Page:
Bloomberg has adopted Kubernetes, the open source system for deploying and managing containerized applications which has gained a great deal of industry momentum, in its infrastructure. As a result, systems are becoming more distributed than ever before, running on machines scattered around the globe and across the cloud. This means there are more moving parts, any of which could fail for a long list of reasons.
Systems engineers want to feel confident that the complex systems they’ve built will withstand problems and keep running. To do that, they run batteries of elaborate tests designed to simulate all sorts of problems. But it’s impossible to imagine every potential problem, let alone plan for all of them.
“When you have something so complex that it’s difficult to predict things, the only reasonable way to deal with that is to simulate the kinds of failure you’re expecting to see before they happen to you in production,” says Mikolaj Pawlikowski, a London-based software engineer with Bloomberg’s Data Technologies team .
Because problems in the real world don’t occur on a schedule, the best way to test is to cause problems at random. Netflix, the streaming video provider, developed a tool it calls Chaos Monkey, which randomly terminates virtual machines running on Amazon Web Services (AWS). “It would take down nodes so that engineers could gain confidence the application would keep running anyway,” Pawlikowski said.
Inspired in part by Chaos Monkey, Bloomberg has built its own tool for testing Kubernetes clusters called PowerfulSeal, which Pawlikowski presented at KubeCon + CloudNativeCon North America 2017 in Austin, TX.
The tool is aimed specifically at Kubernetes, and includes the ability to describe the objects running in each container so that it knows precisely which things it needs to break for testing purposes.
It also has an interactive mode that allows systems engineers to experiment and see how it behaves on their clusters and, over time, build their own testing policies.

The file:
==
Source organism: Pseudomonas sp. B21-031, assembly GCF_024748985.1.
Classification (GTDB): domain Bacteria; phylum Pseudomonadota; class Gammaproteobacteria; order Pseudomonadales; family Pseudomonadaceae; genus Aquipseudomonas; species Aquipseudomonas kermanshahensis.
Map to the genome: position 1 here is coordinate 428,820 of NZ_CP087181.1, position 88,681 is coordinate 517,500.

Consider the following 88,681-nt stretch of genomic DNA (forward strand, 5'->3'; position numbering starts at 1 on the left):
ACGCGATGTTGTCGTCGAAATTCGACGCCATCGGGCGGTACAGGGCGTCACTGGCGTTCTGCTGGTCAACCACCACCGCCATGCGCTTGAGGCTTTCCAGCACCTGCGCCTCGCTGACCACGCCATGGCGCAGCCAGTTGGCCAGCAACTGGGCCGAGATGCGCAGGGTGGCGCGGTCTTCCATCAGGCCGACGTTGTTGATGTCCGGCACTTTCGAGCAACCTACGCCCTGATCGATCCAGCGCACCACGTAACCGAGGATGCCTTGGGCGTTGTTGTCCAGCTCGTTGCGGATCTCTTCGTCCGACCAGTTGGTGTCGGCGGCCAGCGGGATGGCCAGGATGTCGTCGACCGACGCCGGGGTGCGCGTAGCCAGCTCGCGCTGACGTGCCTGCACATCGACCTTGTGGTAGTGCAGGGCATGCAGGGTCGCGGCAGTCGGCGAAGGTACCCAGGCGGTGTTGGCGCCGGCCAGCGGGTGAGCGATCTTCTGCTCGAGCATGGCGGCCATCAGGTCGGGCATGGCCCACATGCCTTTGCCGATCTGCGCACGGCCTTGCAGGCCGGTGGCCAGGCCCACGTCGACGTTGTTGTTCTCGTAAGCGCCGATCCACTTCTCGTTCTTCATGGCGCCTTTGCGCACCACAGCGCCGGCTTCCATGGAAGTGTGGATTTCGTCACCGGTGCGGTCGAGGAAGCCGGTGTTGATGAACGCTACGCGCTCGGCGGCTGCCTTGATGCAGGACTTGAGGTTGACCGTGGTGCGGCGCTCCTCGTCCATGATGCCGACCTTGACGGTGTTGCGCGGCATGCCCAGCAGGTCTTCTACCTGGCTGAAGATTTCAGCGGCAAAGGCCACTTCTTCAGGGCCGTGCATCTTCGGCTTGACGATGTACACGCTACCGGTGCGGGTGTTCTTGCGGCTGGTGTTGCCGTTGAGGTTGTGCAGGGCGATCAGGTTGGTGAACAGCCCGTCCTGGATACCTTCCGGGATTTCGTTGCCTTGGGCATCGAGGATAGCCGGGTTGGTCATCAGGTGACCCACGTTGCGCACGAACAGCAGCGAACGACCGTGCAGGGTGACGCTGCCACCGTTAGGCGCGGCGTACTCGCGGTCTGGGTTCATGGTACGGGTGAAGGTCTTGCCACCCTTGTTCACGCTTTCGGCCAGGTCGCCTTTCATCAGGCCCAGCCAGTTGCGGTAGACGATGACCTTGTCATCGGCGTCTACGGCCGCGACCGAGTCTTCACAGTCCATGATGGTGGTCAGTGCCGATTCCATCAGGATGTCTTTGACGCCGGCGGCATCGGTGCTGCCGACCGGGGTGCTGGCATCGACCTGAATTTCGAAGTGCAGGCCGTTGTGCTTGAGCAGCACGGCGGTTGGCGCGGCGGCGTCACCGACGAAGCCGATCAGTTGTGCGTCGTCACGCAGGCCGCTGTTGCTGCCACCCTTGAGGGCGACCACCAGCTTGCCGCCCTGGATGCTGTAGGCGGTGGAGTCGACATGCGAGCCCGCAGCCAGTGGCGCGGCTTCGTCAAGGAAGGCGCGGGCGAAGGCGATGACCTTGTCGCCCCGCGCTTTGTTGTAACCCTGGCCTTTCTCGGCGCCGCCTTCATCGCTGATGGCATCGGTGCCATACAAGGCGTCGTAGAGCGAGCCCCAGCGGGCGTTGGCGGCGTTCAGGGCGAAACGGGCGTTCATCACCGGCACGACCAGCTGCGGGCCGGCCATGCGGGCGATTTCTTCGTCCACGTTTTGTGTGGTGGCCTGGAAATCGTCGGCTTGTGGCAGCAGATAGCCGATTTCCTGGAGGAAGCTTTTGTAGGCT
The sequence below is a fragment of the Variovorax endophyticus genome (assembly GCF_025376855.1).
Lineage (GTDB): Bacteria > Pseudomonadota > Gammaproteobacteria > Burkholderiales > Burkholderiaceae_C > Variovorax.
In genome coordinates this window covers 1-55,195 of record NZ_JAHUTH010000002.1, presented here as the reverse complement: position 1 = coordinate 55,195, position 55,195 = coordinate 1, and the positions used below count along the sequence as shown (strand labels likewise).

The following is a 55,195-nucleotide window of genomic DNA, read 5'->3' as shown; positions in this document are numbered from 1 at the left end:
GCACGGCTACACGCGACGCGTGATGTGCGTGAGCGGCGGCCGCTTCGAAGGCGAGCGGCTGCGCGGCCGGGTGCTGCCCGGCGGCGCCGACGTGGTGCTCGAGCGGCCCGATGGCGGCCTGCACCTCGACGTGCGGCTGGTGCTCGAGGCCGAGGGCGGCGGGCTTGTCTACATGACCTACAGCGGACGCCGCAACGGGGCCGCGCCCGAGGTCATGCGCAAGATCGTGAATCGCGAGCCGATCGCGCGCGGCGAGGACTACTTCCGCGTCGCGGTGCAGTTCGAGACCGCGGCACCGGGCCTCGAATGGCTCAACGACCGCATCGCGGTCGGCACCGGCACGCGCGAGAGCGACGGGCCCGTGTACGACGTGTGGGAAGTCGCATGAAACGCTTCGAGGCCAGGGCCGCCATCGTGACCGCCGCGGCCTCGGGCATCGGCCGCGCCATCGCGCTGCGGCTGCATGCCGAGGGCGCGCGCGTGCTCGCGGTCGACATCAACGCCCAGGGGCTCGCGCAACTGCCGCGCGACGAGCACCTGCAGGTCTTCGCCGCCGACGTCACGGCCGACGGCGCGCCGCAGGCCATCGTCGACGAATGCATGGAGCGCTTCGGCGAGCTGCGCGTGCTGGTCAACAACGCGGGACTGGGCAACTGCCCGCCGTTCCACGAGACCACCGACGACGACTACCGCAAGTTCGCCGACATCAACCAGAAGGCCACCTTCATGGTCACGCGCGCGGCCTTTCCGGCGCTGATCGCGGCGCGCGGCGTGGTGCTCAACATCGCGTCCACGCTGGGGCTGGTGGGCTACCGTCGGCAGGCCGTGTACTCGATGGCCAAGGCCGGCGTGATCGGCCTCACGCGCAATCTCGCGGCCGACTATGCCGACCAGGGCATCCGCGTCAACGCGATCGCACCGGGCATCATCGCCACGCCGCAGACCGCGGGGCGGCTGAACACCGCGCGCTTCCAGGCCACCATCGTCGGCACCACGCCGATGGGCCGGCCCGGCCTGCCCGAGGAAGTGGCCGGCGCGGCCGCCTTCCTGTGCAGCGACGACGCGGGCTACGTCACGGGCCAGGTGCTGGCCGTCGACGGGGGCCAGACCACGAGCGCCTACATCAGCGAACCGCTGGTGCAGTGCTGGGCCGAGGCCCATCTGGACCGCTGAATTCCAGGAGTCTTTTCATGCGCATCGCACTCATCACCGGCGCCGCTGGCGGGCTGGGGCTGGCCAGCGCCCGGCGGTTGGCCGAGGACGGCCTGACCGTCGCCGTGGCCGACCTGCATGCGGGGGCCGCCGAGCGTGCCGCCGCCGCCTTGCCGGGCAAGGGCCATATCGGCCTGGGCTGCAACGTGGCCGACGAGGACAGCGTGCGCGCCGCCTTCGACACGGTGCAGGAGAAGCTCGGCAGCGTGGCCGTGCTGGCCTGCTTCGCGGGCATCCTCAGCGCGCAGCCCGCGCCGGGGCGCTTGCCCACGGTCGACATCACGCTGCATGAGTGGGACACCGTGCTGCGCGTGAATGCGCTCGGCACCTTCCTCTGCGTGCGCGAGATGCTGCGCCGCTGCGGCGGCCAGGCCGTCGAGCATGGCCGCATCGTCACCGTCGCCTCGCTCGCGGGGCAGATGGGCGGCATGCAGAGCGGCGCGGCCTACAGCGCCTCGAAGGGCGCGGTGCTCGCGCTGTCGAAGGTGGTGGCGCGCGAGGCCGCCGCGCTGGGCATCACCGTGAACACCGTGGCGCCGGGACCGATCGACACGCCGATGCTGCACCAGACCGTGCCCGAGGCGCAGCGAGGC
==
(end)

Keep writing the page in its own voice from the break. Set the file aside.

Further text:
“You can just point it at a cluster and ask it to delete things, take things up and down, and execute arbitrary commands,” Pawlikowski says. “It lets you get a good idea of how resilient the application is, and then, with that experience, you can write policies in YAML and deploy them.”
Those policies can be fine-tuned lots of ways, including creating rules for the time of day, probability, how much of the application to break, or where to break it. Once deployed, the tool runs in autonomous mode. And like Chaos Monkey before it, PowerfulSeal is being released as an open source tool via Bloomberg’s GitHub repository.
PowerfulSeal currently includes drivers for Kubernetes clusters running on OpenStack, but Pawlikowski says he’s hopeful the open source community will create additional drivers to use it with other cloud platforms, including Amazon Web Services EC2, Microsoft Azure, and Google Compute Engine. He’s also hoping the community will create some “pretty crazy filters” that will enable testing for additional kinds of scenarios. “I hope the community will make this PowerfulSeal even more powerful,” he added.